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<<I am a state employee nearing rtirement (3 years)who has an IRA through the state which n't be touch d until I retire. On my own, I also own two mutual funds from the same company, one is an IRA, the other is not. These two funds are not performing that well. II wish to sell them (no penalties involved) and purchase a diversified group of funds. What is the best way to do this that will cause the least financial pain?>>

Well, you have three separate issues here.

First, the "IRA" held by your employer (probably really a 403b plan) is generally limited to investments allowed by your employer (generally various mutual fund famlies). So you need to check with your employer in order to determine what funds will be available for your investment pleasure. Once you find a fund that you like, you can make the "switch" through your employer with no problem and no tax issues.

Second, you have your personal IRA. You can easily switch from your current fund family to a new fund family by simply making a "transfer" of the IRA from the existing fund to the new fund. Just decide which fund you want to invest in, and request IRA rollover forms from them. Once you are set up, the new fund will complete all of the paperwork to transfer your IRA. Again, because this will be a 'trustee to trustee" transfer, there will be no tax issues.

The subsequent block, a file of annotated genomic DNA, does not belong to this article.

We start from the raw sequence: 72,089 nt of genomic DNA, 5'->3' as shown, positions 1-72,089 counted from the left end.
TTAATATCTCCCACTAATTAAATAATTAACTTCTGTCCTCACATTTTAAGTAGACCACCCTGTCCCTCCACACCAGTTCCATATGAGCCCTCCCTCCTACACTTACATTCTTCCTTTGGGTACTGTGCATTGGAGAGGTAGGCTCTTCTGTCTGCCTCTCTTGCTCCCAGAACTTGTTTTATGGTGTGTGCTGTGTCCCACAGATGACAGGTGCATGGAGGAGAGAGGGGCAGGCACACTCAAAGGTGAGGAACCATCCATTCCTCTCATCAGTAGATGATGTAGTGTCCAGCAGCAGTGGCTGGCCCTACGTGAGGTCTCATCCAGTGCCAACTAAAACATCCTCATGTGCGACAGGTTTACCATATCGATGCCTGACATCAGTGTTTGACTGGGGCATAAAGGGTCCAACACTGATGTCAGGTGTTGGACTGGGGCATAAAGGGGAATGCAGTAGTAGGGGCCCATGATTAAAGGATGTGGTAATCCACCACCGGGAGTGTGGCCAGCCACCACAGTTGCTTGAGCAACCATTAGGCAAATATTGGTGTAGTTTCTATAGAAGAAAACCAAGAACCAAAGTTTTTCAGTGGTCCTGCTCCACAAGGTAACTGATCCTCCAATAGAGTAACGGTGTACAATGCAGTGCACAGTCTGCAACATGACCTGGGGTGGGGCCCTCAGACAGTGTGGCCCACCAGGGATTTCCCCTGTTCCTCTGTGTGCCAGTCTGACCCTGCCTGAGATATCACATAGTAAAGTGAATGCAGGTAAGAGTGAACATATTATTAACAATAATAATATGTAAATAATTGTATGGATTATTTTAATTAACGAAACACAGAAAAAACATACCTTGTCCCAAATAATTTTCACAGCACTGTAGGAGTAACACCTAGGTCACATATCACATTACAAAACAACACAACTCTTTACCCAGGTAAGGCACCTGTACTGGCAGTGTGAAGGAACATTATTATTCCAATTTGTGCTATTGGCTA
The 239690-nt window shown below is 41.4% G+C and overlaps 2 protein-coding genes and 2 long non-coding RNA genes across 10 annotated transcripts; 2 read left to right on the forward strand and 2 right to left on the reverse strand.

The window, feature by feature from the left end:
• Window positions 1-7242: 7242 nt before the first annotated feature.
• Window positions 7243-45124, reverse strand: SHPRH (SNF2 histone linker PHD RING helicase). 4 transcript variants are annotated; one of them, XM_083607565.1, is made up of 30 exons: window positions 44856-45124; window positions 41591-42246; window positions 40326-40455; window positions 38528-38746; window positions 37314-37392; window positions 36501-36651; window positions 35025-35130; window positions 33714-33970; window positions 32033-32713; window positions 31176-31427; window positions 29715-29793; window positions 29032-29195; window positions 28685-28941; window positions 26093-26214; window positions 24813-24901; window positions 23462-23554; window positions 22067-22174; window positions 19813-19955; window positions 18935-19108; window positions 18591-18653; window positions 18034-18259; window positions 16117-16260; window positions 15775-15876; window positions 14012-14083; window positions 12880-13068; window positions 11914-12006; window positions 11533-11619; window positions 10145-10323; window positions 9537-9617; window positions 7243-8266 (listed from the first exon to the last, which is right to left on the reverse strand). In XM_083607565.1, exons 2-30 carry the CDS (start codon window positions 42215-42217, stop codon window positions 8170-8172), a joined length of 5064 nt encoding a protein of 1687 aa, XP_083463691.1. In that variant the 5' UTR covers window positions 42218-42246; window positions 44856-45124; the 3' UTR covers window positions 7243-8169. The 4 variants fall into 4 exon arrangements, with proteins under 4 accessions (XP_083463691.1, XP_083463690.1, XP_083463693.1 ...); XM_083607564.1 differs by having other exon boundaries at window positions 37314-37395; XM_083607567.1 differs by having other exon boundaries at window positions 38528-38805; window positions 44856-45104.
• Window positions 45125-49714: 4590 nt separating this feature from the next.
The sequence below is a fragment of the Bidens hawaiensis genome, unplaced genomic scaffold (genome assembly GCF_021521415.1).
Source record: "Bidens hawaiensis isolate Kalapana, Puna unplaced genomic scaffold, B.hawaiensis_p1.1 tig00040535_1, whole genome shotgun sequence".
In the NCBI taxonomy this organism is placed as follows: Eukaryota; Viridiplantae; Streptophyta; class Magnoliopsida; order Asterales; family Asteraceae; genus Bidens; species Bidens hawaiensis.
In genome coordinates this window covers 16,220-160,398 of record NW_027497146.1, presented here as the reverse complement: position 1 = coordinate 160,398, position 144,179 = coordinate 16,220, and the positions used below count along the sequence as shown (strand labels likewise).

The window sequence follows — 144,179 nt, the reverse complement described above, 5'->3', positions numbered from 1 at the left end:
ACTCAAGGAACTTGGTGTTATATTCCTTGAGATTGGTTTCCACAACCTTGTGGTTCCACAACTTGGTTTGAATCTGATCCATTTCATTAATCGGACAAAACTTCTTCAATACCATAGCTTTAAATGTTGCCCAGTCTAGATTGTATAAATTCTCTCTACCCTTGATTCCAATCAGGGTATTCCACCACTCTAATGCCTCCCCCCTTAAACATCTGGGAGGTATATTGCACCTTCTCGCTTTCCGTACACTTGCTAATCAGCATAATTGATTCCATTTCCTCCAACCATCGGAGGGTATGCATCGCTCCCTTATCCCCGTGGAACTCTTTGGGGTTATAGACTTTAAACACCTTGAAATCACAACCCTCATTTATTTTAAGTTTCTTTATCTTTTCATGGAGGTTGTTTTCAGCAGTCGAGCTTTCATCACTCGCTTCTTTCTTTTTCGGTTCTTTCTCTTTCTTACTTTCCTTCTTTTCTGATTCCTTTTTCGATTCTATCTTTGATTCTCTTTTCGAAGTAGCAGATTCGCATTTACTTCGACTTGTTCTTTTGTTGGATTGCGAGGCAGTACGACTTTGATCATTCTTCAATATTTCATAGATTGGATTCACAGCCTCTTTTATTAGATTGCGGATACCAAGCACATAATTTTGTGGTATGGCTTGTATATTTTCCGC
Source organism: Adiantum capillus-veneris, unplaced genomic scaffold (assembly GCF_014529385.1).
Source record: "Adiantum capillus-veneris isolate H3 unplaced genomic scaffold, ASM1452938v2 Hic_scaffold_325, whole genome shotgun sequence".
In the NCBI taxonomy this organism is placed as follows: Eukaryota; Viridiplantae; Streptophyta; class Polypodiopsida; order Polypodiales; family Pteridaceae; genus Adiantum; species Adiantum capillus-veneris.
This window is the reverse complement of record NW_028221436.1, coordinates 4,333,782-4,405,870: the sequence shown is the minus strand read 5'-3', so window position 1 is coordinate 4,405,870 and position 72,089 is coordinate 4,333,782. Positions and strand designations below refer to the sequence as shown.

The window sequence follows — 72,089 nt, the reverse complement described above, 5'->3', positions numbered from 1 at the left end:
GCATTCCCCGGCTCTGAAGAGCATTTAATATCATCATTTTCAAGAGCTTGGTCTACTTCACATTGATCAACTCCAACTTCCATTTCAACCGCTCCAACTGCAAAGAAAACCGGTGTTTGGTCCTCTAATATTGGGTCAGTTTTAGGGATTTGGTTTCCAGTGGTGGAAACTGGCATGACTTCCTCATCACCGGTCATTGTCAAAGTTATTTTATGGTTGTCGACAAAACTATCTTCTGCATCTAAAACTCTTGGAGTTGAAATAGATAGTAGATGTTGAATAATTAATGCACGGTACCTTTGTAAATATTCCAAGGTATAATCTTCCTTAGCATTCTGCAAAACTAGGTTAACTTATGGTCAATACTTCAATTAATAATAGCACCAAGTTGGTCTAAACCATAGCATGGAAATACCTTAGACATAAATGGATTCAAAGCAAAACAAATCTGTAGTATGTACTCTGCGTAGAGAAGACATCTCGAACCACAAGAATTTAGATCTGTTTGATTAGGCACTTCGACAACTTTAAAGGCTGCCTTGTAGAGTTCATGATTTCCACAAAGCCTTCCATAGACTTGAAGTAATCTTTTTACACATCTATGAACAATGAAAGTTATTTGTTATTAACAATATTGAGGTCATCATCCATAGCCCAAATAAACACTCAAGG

Finally, you have your personal account. You can NOT roll over these funds into another fund family without realizing some tax issues. You must compute your capital gain or loss on the sale of the funds, even if you simply switch between different funds in the same fund family. Your tax impact will obviously depend on your cost basis and the sales price of the fund shares. But whatever it happens to be, you'll be required to report the gain or loss on your 1997 personal income tax return.

For additional information on the sale of mutual funds in your personal account, read IRS Publication 550. You can get a copy of Pub 550 by calling IRS directly (1-800-TAX FORM), or you can view/print it from the IRS website. Point your browser to:

Hope this helps...
TMF Taxes
Roy Lewis
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